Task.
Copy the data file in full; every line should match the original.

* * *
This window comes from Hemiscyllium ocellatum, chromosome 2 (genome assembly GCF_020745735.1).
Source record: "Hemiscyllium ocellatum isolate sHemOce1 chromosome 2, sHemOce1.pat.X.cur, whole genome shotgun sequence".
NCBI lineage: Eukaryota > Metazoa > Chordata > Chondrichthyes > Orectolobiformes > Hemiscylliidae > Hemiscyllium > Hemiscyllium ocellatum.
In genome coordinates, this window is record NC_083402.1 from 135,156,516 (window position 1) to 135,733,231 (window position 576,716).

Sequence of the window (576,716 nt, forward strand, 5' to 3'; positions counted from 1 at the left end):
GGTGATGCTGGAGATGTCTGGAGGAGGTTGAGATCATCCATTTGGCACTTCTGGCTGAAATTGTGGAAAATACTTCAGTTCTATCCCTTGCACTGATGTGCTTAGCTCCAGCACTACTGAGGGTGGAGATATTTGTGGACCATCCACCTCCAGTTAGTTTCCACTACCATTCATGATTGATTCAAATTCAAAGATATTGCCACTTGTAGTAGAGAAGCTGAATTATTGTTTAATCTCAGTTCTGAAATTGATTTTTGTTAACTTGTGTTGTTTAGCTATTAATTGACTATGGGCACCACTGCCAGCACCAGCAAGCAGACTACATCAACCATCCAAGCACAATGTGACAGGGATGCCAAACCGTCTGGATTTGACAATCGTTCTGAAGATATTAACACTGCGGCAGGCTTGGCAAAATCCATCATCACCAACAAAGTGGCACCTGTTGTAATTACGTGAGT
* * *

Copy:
This window comes from Hemiscyllium ocellatum, chromosome 2 (genome assembly GCF_020745735.1).
Source record: "Hemiscyllium ocellatum isolate sHemOce1 chromosome 2, sHemOce1.pat.X.cur, whole genome shotgun sequence".
NCBI lineage: Eukaryota > Metazoa > Chordata > Chondrichthyes > Orectolobiformes > Hemiscylliidae > Hemiscyllium > Hemiscyllium ocellatum.
In genome coordinates, this window is record NC_083402.1 from 135,156,516 (window position 1) to 135,733,231 (window position 576,716).

Sequence of the window (576,716 nt, forward strand, 5' to 3'; positions counted from 1 at the left end):
GGTGATGCTGGAGATGTCTGGAGGAGGTTGAGATCATCCATTTGGCACTTCTGGCTGAAATTGTGGAAAATACTTCAGTTCTATCCCTTGCACTGATGTGCTTAGCTCCAGCACTACTGAGGGTGGAGATATTTGTGGACCATCCACCTCCAGTTAGTTTCCACTACCATTCATGATTGATTCAAATTCAAAGATATTGCCACTTGTAGTAGAGAAGCTGAATTATTGTTTAATCTCAGTTCTGAAATTGATTTTTGTTAACTTGTGTTGTTTAGCTATTAATTGACTATGGGCACCACTGCCAGCACCAGCAAGCAGACTACATCAACCATCCAAGCACAATGTGACAGGGATGCCAAACCGTCTGGATTTGACAATCGTTCTGAAGATATTAACACTGCGGCAGGCTTGGCAAAATCCATCATCACCAACAAAGTGGCACCTGTTGTAATTACGTGAGT